JOURNALIST SPENT 3 YEARS IN PRISON
By Dana Peck
Special to the Florida State Times
Florida State graduate Christiana Anyanwu, 47, walked out of Kadu Prison in central Nigeria on June 15, suffering from lack of medical care, but apparently undaunted by her ordeal.
Anyanwu's release came four days after American journalists, including another Florida State alumnus, made forceful appeals for her freedom.
Anyanwu had been in prison for three years for publishing articles critical of the government.
"Nigerian prisons are a hell where one should thank her God if one eventually comes out alive," Anyanwu said as soon as she was out of prison, according to the International Freedom of Expression Exchange Clearinghouse. "Experiences in the prison where human beings die almost on a daily basis due to ill treatment are confirmed to me."
Days after his wife's release, Casimir Anyanwu commented from his home in Washington, D.C., that Anyanwu's spirit is consistent with her character.
"She is a very strong girl," said her husband, a visiting professor at Howard University. "I think she's done Florida State very proud."
Larry Lipman, who studied at Florida State about the same time Anyanwu did - the late 1970s - is now writing for the Washington bureau of the Palm Beach Post.
Though Lipman has never met Anyanwu, he wrote a column about her imprisonment which appeared in early June in Cox Newspapers throughout the United States.
"I wrote the column because she was a Seminole," said Lipman from his office in Washington. "This was an egregious breach of freedom of the press."
Anyanwu's cause was championed also by the National Press Club and other press freedom organizations.
Less than a week before her release, National Press Club members appealed to the Nigerian embassy on her behalf.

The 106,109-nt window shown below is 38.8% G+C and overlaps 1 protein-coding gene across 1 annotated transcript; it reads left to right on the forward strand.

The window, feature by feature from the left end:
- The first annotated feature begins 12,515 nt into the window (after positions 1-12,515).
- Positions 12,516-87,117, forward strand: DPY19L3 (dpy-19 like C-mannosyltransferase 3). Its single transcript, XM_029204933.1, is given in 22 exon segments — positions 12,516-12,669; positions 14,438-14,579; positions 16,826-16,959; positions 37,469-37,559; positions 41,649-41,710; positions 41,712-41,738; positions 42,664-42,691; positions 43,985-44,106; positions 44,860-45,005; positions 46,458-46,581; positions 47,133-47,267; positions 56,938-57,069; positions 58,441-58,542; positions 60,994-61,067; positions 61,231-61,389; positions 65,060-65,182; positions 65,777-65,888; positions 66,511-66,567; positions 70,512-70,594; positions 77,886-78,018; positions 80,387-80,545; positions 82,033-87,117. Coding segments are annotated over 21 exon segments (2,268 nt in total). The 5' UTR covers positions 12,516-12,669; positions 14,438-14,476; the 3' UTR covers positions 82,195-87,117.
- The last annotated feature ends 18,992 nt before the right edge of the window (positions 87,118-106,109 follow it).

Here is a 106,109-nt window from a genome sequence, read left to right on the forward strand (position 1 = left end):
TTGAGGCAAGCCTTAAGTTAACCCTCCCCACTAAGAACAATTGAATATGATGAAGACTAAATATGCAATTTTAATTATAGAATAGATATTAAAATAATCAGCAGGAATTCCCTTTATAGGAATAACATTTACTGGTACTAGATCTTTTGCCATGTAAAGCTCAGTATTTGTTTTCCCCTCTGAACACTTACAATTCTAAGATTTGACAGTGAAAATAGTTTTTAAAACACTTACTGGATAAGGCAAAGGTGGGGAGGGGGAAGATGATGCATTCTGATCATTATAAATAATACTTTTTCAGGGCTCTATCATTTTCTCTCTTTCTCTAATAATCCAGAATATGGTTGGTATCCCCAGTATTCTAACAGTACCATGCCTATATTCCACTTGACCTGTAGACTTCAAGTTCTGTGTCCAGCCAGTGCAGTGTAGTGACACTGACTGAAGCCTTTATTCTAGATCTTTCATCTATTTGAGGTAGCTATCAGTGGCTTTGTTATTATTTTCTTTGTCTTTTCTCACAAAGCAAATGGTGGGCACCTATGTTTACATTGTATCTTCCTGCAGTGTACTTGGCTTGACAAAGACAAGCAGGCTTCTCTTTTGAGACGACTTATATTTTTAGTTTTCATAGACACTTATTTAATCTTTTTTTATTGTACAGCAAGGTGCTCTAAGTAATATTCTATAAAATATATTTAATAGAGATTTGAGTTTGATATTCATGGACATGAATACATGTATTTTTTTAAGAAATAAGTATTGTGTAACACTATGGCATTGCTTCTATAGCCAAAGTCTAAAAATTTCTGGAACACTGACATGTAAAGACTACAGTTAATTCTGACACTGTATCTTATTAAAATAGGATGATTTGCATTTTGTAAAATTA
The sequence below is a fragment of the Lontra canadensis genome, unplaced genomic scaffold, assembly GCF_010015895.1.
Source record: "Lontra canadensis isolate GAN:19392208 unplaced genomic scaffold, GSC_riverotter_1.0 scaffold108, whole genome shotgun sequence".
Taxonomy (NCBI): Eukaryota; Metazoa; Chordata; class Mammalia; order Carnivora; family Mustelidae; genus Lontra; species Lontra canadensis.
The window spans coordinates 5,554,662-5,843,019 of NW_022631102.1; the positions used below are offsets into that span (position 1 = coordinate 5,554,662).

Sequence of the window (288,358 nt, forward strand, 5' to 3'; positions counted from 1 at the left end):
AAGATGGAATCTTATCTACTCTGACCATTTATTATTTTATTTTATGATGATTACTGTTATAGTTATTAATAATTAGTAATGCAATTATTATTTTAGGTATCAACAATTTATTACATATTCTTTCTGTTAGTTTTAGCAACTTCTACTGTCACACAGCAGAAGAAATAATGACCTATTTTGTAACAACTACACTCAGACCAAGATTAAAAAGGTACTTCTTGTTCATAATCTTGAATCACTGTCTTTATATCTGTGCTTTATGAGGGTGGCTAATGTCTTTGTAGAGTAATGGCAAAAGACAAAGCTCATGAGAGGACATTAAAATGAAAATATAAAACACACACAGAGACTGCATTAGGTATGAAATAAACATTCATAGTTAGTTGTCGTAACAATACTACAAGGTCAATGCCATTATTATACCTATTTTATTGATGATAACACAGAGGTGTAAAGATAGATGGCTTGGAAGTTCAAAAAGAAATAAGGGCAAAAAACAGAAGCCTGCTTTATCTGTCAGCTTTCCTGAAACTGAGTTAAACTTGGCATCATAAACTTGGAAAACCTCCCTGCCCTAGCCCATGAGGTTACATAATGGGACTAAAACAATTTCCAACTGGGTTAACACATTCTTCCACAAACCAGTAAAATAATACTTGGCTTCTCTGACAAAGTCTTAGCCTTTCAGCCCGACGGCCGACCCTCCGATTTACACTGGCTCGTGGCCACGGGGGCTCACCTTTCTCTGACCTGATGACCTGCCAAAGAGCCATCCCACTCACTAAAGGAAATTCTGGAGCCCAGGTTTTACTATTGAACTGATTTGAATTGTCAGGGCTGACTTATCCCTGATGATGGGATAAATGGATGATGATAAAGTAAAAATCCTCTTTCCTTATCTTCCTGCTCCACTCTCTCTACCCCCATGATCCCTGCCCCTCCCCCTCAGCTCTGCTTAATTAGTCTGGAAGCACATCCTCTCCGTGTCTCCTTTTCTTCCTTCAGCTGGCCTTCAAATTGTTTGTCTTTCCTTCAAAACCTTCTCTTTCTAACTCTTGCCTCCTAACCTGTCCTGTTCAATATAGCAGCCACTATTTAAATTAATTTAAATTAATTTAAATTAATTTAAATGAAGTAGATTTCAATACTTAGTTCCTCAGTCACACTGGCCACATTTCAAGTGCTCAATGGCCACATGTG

"Our calling attention helped the case," Lipman said.
Casimir Anyanwu said that he and Ihuoma, the Anyanwus' 24-year-old daughter, and Nduwueze, their 16-year-old son, were confident that Anyanwu would be released when General Sani Abacha lost power in Nigeria. Abacha imprisoned at least 17 journalists and executed writer Ken Saro Wiwa and eight other political activists during his rule.
The despot died in early June, and General Abdulsalam Abubakar became chairman of the Provisional Ruling Council. Abubakar has promised democratic leadership.
During the three years she was incarcerated, national and international organizations bestowed various awards on Anyanwu for her work. Her most recent honor - a $25,000 award as the recipient of the UNESCO Guillermo Cano World Press Freedom Prize - was presented this year.
Nobel laureate Wole Soyinka accepted it on Anyanwu's behalf.
Anyanwu received part of her training as a journalist at Florida State in the late 1970s. Two years after earning a bachelor's degree from the University of Missouri School of Journalism in 1977, she earned a master's in mass communication at FSU.
While she studied, Anyanwu's husband taught accounting at Florida A&M University in Tallahassee, and completed his doctorate at the University of Missouri.
Lipman was also taking graduate courses at FSU at the time and reported for the Orlando Sentinel at its Tallahassee bureau. Lipman moved to Washington in 1984, and now reports on government affairs for the Palm Beach Post.
As soon as she received her master's, Anyanwu rejoined her husband and daughter in her native Nigeria, and began reporting for Nigerian television. Then she established The Sunday Magazine, and became its publisher and editor-in-chief.
In 1993, Anyanwu challenged the nullification of the election of Chief Moshood Abiola. (He died in prison soon after Anyanwu was released.)
She was arrested and secretly tried for treason on July 4, 1995, after writing an article about a coup attempt against Abacha. Initially, the junta court sentenced Anyanwu to life imprisonment. Later the sentence was reduced to 15 years.
In prison, Anyanwu was denied visits from her family and her lawyer and medical attention, according to news reports. Soon after her imprisonment, Anyanwu's husband left Lagos with their family. In Nigeria, it was common for punishment by the government to extend to members of journalists' families.
Casimir Anyanwu expects his wife in the United States this summer. He said that with medical care her failing eyesight would be restored.
The National Press Club has raised $2,500 to help with Anyanwu's travel plans and medical attention. The organization, along with others throughout the world, is still calling for the release of journalists remaining in Nigerian prisons.
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